Need some help with this? Check out these two resources to help you get the ball rolling:
- Article: How to Get Counseling Clients | Marketing Your Private Practice
- Check out all my articles about Marketing for Therapists
3. Don’t advertise lower rates
If potential clients know that you offer a sliding scale, many will shoot for your lowest rate even if they are high-income earners.
That’s just the way our minds work. We want to snag a deal even if we can afford something pricier.
Keep in mind that a sliding scale is not a discount, it’s a reduced rate for those who qualify based on their resources. Learn more about the ins and outs of sliding scales in my video: Should You Offer a Sliding Scale in Private Practice?
To avoid folks shopping for your lowest rate, advertise your full rate as your only rate.
Then in the initial phone screening, you can explore the potential client’s income to then offer the sliding scale rate if it applies.
4. Solve a problem
This is also referred to offering a transformation to potential clients.
Communicate to potential clients that you understand the problems they’re seeking help with, and that you have the tools needed to help them arrive at the transformation they’re seeking.
Both through your marketing materials and your initial communications with potential clients, it’s important to focus on how you can help them. Validate how it feels to experience the problem they’re facing, name the place you believe you can help them arrive at, and share briefly about how you’re uniquely positioned to help them get there.
When potential clients see that you are uniquely equipped to help them with their specific need, their focus shifts away from the price tag of counseling and instead they just feel relieved that they found the exact person who can help them.
To get the ball rolling with this concept, think about the common problems your ideal clients face in life. Make a list of those problems. Then for each of the problems on the list, think of where those clients wish they could be in the following months and years if things got better.
That is the transformation you want to highlight in all your marketing materials!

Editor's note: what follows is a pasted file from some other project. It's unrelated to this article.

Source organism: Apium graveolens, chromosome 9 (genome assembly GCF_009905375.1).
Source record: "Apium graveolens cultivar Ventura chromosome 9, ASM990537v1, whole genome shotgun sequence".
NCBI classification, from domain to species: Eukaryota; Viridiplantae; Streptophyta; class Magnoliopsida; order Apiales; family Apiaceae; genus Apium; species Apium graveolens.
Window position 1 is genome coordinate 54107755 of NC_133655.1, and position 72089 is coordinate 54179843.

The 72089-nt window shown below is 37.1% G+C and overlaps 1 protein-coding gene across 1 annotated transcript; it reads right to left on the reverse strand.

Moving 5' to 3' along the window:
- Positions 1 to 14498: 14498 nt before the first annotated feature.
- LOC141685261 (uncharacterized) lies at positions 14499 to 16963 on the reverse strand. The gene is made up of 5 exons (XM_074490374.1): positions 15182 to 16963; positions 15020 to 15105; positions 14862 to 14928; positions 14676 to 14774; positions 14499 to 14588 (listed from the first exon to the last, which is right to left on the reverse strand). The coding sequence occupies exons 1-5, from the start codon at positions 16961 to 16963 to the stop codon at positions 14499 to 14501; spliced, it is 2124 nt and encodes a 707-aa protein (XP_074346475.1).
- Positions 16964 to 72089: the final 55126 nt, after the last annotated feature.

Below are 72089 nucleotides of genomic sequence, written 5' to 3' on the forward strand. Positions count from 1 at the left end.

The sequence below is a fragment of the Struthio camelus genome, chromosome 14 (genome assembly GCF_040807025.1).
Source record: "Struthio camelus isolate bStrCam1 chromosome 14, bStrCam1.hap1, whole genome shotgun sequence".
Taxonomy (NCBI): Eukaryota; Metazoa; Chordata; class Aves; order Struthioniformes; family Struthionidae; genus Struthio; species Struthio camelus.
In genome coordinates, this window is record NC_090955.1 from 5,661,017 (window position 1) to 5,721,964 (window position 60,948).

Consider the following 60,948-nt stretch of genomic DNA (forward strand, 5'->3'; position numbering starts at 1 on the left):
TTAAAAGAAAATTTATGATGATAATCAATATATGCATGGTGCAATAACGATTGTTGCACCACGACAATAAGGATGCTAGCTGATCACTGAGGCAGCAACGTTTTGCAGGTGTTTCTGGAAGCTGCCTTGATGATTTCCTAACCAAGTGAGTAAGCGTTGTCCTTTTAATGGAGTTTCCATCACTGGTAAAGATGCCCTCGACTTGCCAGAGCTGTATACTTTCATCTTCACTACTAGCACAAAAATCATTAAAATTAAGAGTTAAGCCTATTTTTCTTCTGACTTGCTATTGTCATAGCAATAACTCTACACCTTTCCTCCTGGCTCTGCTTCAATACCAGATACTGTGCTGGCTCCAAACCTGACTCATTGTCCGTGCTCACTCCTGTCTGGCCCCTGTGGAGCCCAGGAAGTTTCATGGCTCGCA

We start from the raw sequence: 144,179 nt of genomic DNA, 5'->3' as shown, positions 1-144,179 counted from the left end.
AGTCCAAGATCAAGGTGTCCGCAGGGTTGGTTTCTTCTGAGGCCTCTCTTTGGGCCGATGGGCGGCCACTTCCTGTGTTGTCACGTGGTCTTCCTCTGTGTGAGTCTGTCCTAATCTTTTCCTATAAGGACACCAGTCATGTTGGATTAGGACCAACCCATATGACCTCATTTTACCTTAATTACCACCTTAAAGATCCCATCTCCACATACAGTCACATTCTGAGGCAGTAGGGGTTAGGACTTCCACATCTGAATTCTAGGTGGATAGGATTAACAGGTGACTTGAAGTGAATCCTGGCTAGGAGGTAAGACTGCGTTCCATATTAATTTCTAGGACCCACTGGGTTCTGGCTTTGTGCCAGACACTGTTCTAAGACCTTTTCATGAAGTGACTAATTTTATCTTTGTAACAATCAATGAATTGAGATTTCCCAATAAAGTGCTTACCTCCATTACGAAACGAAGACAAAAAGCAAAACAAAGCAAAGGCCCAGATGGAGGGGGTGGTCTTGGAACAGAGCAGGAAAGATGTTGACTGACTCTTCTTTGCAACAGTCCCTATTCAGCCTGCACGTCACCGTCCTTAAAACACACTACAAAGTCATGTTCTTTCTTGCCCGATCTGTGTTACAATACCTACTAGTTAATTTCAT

5. Be different (aka be YOU!)
If I’m honest, the first four tips listed in this article are the tools you can use to help potential clients find you. But the real selling point is YOU.
Let me get something clear here:
Who you are is the foundation of your entire business.
So it’s absolutely worth taking some time to find out what sets you apart from other therapists and allow that to be at the forefront of how you talk about yourself on your website, social media, and any other marketing materials you have out there.
For both of my businesses, I’m constantly revisiting every piece of content I create against my personal values and how I want to infuse myself into my business mission statement. By staying consistent with who I am in all my materials, people who resonate with me or share similar values are drawn to my content and want to work with me specifically.
The same goes for you. There are potential clients out there who would love to work with you specifically, so allow bits of your values and passions to infuse into how you talk about yourself to the world, and it will come across to the folks who would be the best fit for you!
If you’d like a little help with this step, I have a free worksheet helping you develop your brand story. You can find that here: Grab your free step-by-step guide to build your brand story!
Go ahead and give these tips a whirl and see how they impact your practice. You may be surprised to find out how willing potential clients are to pay your full rate when they’re clear on how you’re uniquely positioned to help them solve their problems.
And until next time, from one therapist to another: I wish you well!